- The Washington Times - Wednesday, August 29, 2001

When a finfish advisory committee meets Sept. 5 at 6:30 p.m. in the hearing room of the Colonial Beach, Va., headquarters of the Potomac River Fisheries Commission, you can bet your last dollar that the river's commercial netters most of whom believe that God has deeded all the Earth's water to them only will be on hand by the numbers.
Why? The advisory committee, comprised of private citizens and the industry (read that to mean commercial seafood catchers, sellers and buyers), will discuss a recent presentation on the use of circle hooks. The committee will consider requiring the use of the odd-shaped hooks for certain recreational fishing in the Potomac to reduce the mortality of finfish.
Think about this for a second.
Imagine a committee telling recreational anglers they must use a certain type of hook to reduce accidental mortality of deep-hooked finfish while netters are allowed to kill fish almost at will under the rubric of by-catch.
By-catch means, "Oops, I didn't mean to net that undersized flounder and that sea trout, but since I did and the fish died, I'm allowed to keep them anyway." Law enforcement officers could sit right there and watch a commercial netter do this, but not be allowed to do a thing about it.
The answer: Let's regulate recreational anglers some more. Go figure.
The antiquated commission has been overseeing finfish and shellfish catches in the Potomac River south of Wilson Bridge since the early 1960s because Maryland's commercial fishermen objected sometimes violently to Virginia netters and oystermen taking away their bounty in days when a bounty was to be had. To lower the possibility of conflict, Maryland practically gave away one of its richest rivers, agreeing to the establishment of a bi-state commission that would be headquartered in Colonial Beach. And what has transpired since then? The Potomac occasionally is policed by Virginia water patrols when the Maryland Natural Resources Police ought to be the sole law enforcement on the river.
For shame.
Also on the PRFC committee's slate Sept. 5 will be a proposal to widen the distance between newly licensed commercial pound nets, as well as a number of new eel harvesting laws.
Then we wonder how much time will be spent on a review of a proposal for a new summer and winter small-mesh gill net fishery in the river that would target species other than the striped bass?
While a number of fish-rich states, including Florida, Mississippi, Alabama, Texas and Louisiana, are either halting or curtailing the use of gill nets, the PRFC apparently believes local fish populations to be so plentiful it can expand the use of gill nets.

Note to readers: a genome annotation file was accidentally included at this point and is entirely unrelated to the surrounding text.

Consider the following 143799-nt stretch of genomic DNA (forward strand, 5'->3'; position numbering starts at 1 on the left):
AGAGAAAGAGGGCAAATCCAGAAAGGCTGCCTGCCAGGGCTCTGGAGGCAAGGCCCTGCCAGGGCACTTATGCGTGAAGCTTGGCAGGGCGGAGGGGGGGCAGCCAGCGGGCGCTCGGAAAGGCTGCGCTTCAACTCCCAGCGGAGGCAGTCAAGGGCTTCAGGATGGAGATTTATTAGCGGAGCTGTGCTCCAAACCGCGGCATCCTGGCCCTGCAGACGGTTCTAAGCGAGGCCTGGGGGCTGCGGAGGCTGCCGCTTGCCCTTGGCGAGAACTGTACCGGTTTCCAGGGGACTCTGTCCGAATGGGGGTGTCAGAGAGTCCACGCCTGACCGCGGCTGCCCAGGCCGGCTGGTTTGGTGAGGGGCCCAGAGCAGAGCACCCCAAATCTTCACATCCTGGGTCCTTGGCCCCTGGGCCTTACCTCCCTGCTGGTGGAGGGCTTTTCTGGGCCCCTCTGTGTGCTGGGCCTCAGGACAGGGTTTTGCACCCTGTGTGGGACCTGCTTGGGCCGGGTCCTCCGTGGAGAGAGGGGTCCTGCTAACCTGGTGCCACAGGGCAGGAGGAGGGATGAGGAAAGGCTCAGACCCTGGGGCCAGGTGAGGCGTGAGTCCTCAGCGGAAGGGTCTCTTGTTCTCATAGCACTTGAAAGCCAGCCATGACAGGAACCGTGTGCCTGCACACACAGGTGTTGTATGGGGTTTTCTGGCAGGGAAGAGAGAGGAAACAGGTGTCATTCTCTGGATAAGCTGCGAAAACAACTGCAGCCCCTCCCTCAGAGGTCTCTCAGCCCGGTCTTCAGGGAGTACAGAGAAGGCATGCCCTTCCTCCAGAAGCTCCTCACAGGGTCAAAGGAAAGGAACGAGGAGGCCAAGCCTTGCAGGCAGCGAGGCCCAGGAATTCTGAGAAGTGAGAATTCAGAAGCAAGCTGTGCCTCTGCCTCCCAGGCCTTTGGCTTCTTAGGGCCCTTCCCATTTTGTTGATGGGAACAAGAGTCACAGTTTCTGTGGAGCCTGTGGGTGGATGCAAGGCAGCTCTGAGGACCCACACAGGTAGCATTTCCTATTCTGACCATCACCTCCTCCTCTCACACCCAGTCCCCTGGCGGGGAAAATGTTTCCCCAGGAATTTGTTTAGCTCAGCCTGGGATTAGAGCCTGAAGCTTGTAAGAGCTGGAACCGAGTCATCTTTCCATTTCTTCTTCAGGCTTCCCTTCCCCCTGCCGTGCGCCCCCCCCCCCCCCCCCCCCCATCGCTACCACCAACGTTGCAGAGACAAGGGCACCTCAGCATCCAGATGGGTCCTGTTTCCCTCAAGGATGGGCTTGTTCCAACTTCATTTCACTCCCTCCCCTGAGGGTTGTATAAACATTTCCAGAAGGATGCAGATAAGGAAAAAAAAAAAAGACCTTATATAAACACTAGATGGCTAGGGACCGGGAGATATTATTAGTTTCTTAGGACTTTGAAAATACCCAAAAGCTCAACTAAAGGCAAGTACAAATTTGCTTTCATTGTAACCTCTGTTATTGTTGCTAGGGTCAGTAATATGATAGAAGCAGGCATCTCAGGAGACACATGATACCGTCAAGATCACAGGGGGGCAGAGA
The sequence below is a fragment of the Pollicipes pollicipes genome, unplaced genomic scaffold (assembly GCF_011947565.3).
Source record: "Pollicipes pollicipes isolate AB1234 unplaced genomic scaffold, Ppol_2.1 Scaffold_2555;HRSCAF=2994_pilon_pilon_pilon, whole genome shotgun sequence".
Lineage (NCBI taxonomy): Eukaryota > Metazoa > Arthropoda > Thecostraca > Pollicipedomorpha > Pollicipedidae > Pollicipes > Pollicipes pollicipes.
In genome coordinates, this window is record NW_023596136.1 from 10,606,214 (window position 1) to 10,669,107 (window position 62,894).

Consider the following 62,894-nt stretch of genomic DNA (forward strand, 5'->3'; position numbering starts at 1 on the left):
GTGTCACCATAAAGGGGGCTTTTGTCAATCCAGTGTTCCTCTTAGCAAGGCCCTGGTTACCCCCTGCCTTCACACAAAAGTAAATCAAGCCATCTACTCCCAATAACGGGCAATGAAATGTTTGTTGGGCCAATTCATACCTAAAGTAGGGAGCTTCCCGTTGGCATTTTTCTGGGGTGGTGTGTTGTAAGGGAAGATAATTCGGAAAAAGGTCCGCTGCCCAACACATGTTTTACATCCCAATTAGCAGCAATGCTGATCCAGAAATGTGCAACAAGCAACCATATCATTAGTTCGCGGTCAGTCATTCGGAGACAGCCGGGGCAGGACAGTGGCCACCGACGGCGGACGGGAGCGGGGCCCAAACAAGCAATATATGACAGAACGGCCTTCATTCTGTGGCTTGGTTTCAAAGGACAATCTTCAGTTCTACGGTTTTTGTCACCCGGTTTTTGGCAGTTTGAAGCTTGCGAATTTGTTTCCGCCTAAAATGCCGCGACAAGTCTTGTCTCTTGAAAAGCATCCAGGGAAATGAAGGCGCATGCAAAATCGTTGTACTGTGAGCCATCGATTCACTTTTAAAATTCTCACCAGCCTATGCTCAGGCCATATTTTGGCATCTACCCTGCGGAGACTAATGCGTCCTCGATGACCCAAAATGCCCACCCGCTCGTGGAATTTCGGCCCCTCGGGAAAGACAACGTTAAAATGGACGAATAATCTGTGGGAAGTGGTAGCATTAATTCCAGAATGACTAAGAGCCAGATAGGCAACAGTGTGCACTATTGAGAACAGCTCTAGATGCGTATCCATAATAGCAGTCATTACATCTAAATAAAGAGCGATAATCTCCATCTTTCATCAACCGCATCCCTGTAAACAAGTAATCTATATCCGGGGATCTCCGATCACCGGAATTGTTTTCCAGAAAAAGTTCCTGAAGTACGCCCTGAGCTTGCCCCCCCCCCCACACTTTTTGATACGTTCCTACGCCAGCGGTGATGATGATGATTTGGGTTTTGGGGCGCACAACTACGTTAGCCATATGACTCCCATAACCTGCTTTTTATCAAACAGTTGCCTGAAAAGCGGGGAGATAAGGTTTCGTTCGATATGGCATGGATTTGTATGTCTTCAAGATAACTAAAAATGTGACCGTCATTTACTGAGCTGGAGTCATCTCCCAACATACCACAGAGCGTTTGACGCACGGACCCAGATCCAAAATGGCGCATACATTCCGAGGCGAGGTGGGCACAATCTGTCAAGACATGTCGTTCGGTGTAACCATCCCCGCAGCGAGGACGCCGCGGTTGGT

Has decency taken a holiday?
The PRFC meeting is open to the public. The commission address: PRFC, P.O. Box 9, Colonial Beach, Va. 22443; phone 804/224-7148.
Hite Wins Michigan Bass Tour Event Since winning the 1999 BASS Masters Classic fishing championship, South Carolina's Davy Hite did not have a top-five finish in any event sanctioned by the Bass Anglers Sportsman Society. That ended in grand style last Saturday when Hite brought five bass to the weigh stand that tipped the scales at 19 pounds, 6 ounces enough to claim victory and $110,000 in the Michigan CITGO Bassmaster Tournament on Lake St. Clair.
Hite's four-day total weight of 68 pounds, 1 ounce gave him a 5-pound, 9-ounce margin over Indiana pro Chip Harrison, who finished second.
Harrison's final tally of 62? pounds earned him $49,000. Arkansas' Scott Rook brought in 61 pounds, 14 ounces of bass to give him a third-place finish and $37,000, followed by Texan Gary Klein, who ended up in the fourth spot with 58 pounds, 11 ounces, good for $36,000. Florida's Peter Thliveros had 57 pounds, 13 ounces for fifth place and a $17,500 check.
Hite relied on two lures a ?-ounce Hawg Caller spinnerbait and a Gambler Jumping Shad, a soft plastic jerkbait for his winning catch.
"The area had patchy grass along a slight drop in about three feet of water," said Hite, who fished on the Canadian side of Lake St. Clair. "The spinnerbait worked well for me during the first three days, but the Jumping Shad enabled me to catch all of my bass [on the final day]."
Former world champion Larry Nixon of Arkansas fell to a tie for sixth place after holding the lead going into the last day of competition. He finished with 57 pounds, 9 ounces, tied with the reigning BASS Classic world champion, Michigan's Kevin VanDam.


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